Communities of Color are Being Locked Out of the Cannabis Industry?

The STATES Act Is Back. Can It Win Over Congress?


The STATES (Strengthening the Tenth Amendment Through Entrusting States) Act, one of the leading efforts to end cannabis prohibition at the federal level, has stepped back into the spotlight.

Sens. Elizabeth Warren (D-MA) and Cory Gardner (R-CO) this week reintroduced the bipartisan bill, which would allow states to craft their own policies on cannabis. While it wouldn’t legalize the drug nationally, it would largely resolve the existing conflicts between state and federal law.

But although the measure has support on both sides of the aisle in the Capitol—and President Trump has signaled last year that he’ll “probably end up supporting” it’s by no means a done deal.



Created by Coalition

The Strengthening the Tenth Amendment Through Entrusting States (STATES) Act was first introduced last year by Warren and Gardner—both of whom represent states that have legalized cannabis— after then-Attorney General Jeff Sessions rescinded the Cole memo, an Obama-era policy document that shielded legal cannabis states from federal interference.The act was intended to replace and expand on the Cole memo, and to enshrine cannabis protections in law rather than the Cole memo’s nonbinding Justice Department policy. In addition to harmonizing state and federal cannabis laws, it would also fund further inquiry into matters such as cannabis and traffic safety.

The newly reintroduced version has already earned the support of members of both main political parties. Although Warren, who is running for president in 2020, was absent from Wednesday’s  event, Gardner was joined by his peers in the House of Representatives, who have put forward a virtually identical bill. They included Democratic Reps. Earl Blumenauer (OR), Barbara Lee (CA). and Joe Neguse (Colorado), as well as Republican Reps. David Joyce (Ohio) and Matt Gaetz (Florida).

“It’s past time for Congress to clarify cannabis policy on the federal level and ensure states are free to make their own decisions in the best interest of their constituents,” Joyce said in a statement. “The STATES Act does just that by respecting the will of the states that have legalized cannabis in some form and allowing them to implement their own policies without fear of repercussion from the federal government.”



Will It Pass? Roadblocks Remain

Although the STATES Act boasts broad bipartisan support, it’s by no means guaranteed to pass. The political climate around cannabis has changed dramatically since the Act was introduced a year ago. There’s a chance that progressive Democrats will shoot down the act, which doesn’t address questions of social justice or equity. A legalization measure in New York died this month largely because lawmakers couldn’t agree on such issues.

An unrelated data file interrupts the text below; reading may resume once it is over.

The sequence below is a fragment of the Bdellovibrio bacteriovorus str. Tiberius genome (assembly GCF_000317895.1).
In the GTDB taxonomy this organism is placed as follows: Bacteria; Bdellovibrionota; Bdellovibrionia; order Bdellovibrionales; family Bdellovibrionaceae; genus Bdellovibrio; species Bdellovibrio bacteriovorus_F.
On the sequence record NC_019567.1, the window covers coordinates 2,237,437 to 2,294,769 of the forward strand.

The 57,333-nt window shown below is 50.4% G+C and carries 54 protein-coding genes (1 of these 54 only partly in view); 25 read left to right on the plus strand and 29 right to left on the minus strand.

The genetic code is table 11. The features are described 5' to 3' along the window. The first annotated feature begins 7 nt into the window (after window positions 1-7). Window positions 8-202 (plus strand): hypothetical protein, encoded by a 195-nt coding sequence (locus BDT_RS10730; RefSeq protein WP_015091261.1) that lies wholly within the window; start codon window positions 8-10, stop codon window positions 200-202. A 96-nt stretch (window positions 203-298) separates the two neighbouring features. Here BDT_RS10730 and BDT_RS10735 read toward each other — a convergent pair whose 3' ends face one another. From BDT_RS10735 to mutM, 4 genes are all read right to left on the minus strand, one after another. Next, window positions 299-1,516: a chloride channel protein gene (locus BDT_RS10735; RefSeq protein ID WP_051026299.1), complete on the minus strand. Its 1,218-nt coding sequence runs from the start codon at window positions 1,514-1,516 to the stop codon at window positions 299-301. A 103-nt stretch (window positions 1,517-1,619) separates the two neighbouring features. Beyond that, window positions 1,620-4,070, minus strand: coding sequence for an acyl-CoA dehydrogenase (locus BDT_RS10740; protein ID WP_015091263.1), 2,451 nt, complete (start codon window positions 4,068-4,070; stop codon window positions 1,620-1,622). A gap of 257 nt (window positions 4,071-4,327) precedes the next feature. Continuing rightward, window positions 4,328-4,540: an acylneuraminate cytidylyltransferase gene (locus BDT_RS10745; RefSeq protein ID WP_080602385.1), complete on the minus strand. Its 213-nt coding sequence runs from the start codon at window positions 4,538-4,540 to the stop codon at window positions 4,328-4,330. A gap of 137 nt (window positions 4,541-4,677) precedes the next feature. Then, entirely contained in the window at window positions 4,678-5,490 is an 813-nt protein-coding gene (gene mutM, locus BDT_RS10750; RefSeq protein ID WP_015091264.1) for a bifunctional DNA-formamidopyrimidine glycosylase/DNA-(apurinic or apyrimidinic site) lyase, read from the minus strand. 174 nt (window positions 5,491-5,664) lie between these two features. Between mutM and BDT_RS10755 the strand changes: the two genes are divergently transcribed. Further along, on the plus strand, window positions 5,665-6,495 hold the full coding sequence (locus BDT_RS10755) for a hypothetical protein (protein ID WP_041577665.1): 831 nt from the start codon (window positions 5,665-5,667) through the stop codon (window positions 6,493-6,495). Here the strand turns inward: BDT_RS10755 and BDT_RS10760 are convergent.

“Communities of color are being locked out of this industry,” Democrat Barbara Lee (California), who nevertheless supports the STATES Act, said at the bill’s reintroduction. “We have the opportunity to make this the most equitable industry in the country. Right now less than 1% of the cannabis industry is owned and operated by people of color. We can do much better than that.”

Whiskey Tango Foxtrot?



Sponsors will also have to push the act through both the Republican-held Senate and the House Judiciary Committee, which is currently bogged down in investigations related to Russian interference in the 2016 election and Special Counsel Robert Mueller’s recent report.

“That committee is pretty overwhelmed,” acknowledged Rep. Ed Perlmutter (D-CO), who supports legalization. “They’re dealing with a dozen different pressing problems.”

Optimists, however, argue that momentum for cannabis reform is building, particularly after the SAFE Banking Act cleared the House Financial Services Committee last week. Prohibition’s end, they say, is drawing near.

“This is an opportunity for us to break the logjam,“ said Rep.Blumenauer, a longtime legalization proponent and co-founder of the Congressional Cannabis Caucus. “The STATES Act is the next logical step in a comprehensive blueprint for more rational federal cannabis policy. It’s time for Congress to catch up with the rest of America are and fix a badly broken system.”


HatTipcanstockphoto53073149 Max Savage Levenson maxCROP-240x240

Max Savage Levenson likely has the lowest cannabis tolerance of any writer on the cannabis beat. He also writes about music for Pitchfork, Bandcamp and other bespectacled folk. He co-hosts The Hash podcast. His dream interview is Tyler the Creator.


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Tune in Tomorrow for the Willie Nelson, Doobie Brothers Testimony.

New Quarters Recalled



 


















New Quarters Recalled

Hang on to any of the new State of Arkansas quarters. If you have them, they may be worth much more than 25 cents. The U.S. Treasury announced today that it is recalling all of the Arkansas quarters that are part of its program featuring quarters from each state.

“We are recalling all the new Arkansas quarters that were recently issued,” Treasury Undersecretary Jack Shackleford said Monday. “This action is being taken after numerous reports that new quarters will not work in parking meters, toll booths, vending machines, pay phones, or other coin-operated devices”.

The quarters were issued in the order in which the various states joined the U.S. and have been a tremendous success among coin collectors worldwide.

“The problem lies in the unique design of the Arkansas quarter, which was created by a University of Arkansas graduate,” Shackleford said. “Apparently, the duct tape holding the two dimes and the nickel together keeps jamming the coin-operated devices